Why Commits to Forks on GitHub Don’t Apply to Contributions
Recently, I noticed that contributions I made to forks on GitHub were not being counted toward the contribution tracker on my profile’s page. I was curious to know why, as I felt like those contributions were just as good as any other.
After a little research, I found this article on GitHub’s support site. In it, they say:
Commits made in a fork will not count toward your contributions. To make them count, you must do one of the following:
- Open a pull request to have your changes merged into the parent repository.
- To detach the fork and turn it into a standalone repository on GitHub, contact GitHub Support.
So I found that there were ways around this, but I still wasn’t sure why. So, I emailed GitHub support to get some more information. Their response:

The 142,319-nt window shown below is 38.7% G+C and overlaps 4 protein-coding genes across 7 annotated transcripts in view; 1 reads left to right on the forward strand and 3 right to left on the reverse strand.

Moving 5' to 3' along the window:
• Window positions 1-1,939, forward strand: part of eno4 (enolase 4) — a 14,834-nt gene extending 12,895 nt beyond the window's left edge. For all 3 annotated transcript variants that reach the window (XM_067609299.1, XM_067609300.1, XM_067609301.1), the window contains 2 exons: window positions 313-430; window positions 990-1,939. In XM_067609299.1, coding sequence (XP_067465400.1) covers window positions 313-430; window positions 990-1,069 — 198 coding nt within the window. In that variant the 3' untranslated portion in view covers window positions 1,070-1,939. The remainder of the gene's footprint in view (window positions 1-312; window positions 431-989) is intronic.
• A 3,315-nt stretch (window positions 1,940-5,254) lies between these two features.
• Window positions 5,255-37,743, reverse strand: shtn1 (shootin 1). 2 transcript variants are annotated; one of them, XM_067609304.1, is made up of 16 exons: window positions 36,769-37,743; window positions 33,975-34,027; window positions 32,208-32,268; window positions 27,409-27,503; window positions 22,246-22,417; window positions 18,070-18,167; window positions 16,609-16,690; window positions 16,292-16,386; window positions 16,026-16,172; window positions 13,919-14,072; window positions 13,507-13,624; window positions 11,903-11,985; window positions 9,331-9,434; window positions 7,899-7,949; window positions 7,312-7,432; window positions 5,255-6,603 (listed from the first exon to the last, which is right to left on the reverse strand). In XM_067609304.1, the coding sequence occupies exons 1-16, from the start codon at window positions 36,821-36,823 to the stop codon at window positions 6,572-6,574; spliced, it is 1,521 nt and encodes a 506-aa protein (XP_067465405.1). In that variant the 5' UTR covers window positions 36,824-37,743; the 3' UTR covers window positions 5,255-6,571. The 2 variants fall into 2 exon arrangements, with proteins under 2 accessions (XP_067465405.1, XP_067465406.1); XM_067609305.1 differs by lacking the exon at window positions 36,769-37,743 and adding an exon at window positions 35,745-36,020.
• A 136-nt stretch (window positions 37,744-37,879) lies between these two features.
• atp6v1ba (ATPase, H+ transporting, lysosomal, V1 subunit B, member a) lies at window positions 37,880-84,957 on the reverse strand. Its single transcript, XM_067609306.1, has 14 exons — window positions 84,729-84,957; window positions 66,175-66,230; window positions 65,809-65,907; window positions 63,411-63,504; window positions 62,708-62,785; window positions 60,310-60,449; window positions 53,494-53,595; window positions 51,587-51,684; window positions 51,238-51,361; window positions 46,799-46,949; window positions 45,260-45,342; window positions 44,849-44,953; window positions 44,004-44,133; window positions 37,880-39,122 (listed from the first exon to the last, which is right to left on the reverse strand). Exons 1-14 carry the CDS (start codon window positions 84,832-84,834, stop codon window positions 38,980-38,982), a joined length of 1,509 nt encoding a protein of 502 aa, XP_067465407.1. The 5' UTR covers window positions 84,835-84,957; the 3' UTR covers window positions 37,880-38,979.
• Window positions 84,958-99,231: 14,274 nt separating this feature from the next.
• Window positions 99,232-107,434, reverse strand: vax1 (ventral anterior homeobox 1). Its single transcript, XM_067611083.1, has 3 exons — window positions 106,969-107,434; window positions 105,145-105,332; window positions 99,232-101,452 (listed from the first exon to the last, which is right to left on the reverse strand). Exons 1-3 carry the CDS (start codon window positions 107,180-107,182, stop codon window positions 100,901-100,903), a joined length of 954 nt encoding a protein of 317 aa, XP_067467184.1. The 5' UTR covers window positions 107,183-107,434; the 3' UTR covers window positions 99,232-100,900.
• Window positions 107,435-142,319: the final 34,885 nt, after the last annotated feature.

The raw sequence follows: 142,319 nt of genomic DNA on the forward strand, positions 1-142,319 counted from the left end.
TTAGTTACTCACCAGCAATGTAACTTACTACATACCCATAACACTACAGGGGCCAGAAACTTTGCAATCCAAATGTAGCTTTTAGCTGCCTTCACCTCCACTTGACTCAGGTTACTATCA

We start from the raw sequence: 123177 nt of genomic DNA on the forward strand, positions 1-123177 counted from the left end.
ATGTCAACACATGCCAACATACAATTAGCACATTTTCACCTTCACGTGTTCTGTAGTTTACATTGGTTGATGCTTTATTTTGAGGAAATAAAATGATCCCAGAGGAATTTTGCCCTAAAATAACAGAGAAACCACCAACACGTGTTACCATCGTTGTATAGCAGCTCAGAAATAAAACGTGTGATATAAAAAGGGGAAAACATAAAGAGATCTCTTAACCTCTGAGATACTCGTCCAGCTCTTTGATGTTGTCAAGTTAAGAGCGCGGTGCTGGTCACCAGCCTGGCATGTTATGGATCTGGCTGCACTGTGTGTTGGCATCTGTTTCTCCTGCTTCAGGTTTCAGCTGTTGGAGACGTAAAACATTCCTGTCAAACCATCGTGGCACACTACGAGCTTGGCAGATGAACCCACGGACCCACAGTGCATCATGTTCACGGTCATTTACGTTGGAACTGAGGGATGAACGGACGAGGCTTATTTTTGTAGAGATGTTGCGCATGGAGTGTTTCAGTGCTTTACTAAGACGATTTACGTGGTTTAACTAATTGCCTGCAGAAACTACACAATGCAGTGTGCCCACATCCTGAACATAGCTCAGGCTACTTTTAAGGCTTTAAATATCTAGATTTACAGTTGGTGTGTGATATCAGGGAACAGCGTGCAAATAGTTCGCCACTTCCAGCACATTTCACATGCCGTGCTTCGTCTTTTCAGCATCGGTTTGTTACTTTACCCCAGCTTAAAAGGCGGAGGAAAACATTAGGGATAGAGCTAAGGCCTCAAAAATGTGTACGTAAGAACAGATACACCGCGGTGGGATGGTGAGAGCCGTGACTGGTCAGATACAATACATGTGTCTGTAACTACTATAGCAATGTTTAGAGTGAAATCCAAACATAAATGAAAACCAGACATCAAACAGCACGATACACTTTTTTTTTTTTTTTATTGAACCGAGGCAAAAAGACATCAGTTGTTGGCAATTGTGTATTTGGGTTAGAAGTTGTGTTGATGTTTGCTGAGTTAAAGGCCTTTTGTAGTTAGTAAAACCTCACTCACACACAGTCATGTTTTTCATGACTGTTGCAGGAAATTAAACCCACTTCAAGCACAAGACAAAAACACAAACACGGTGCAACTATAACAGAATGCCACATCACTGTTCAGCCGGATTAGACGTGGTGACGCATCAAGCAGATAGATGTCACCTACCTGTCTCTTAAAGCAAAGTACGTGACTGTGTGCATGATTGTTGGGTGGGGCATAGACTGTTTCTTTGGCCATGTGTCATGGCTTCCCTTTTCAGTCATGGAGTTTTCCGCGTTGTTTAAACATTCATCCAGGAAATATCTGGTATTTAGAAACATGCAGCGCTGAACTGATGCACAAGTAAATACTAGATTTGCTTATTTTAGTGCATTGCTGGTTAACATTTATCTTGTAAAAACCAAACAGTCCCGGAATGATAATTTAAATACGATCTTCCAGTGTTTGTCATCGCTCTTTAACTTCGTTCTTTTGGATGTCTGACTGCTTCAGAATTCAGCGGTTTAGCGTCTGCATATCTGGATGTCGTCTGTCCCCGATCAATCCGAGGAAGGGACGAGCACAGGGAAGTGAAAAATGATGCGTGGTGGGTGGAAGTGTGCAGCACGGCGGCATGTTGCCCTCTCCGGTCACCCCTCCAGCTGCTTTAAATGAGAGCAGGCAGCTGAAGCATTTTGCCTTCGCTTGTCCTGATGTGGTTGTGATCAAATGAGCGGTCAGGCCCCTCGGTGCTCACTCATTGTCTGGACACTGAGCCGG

Forks are designed as temporary places where you can work before merging your commits into the upstream repository. If commits in forks counted towards your contributions, in that workflow you’d end up with two contributions for each commit. One for the fork, one for the upstream repository.
If a fork becomes a different project from it’s upstream repository, and will never have commits merged into the upstream repository, then you can ask GitHub Support to detach the fork and turn it into a standalone repository. This will make the commits count towards your contributions. This is described here:
I hope this explains the situation. Let us know if you have any further questions.
This definitely helped my understanding, and makes total sense. I had been using forks incorrectly — not as temporary places to work before merging code back into the master, but as a permanent place for storing work.
So, thank you to Alex at GitHub for clarifying this. I’ll be sure to use forks properly, and have correct expectations from now on.
|date||Nov 11th, 2016|
|tags||github, software, technology|